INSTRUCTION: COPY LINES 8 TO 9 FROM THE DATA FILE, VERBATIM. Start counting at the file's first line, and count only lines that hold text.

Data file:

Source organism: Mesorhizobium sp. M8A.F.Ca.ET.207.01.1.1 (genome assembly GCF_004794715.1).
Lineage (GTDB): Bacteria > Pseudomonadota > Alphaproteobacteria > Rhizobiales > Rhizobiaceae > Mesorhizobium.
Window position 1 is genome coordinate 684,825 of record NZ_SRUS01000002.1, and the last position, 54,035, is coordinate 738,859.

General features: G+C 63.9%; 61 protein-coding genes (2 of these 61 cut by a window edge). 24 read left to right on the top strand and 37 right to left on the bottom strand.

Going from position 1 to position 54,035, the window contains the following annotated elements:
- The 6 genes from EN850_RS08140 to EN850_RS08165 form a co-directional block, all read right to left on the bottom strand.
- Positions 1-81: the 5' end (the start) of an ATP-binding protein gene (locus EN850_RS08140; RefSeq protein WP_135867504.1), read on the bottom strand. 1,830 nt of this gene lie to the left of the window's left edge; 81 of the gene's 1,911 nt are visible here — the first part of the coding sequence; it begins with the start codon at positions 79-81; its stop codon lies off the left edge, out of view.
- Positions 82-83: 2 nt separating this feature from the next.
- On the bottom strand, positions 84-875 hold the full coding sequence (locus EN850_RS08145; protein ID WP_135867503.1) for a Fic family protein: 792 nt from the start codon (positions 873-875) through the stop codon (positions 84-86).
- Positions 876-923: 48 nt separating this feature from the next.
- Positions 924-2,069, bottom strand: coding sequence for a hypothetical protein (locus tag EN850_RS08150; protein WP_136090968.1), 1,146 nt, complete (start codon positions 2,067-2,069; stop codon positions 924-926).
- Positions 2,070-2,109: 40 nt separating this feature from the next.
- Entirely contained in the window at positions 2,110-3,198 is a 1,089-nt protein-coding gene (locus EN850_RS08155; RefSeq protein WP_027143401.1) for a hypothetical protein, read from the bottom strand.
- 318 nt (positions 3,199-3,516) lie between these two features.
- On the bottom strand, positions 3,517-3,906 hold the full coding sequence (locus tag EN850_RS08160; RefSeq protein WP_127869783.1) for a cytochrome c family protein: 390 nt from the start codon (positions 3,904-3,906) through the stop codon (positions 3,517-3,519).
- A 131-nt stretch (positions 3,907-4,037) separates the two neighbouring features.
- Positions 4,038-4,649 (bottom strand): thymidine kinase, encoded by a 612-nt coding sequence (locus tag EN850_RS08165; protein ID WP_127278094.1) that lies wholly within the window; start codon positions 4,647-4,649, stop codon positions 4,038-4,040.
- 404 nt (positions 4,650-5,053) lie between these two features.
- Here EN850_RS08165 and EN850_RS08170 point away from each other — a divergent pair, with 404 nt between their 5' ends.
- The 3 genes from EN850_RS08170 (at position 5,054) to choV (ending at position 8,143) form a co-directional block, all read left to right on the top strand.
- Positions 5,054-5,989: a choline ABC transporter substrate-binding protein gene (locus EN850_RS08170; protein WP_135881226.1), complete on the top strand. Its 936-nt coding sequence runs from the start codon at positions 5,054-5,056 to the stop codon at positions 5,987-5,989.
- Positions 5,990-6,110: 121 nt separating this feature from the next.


- Positions 82-83: 2 nt separating this feature from the next.
- On the bottom strand, positions 84-875 hold the full coding sequence (locus EN850_RS08145; protein ID WP_135867503.1) for a Fic family protein: 792 nt from the start codon (positions 873-875) through the stop codon (positions 84-86).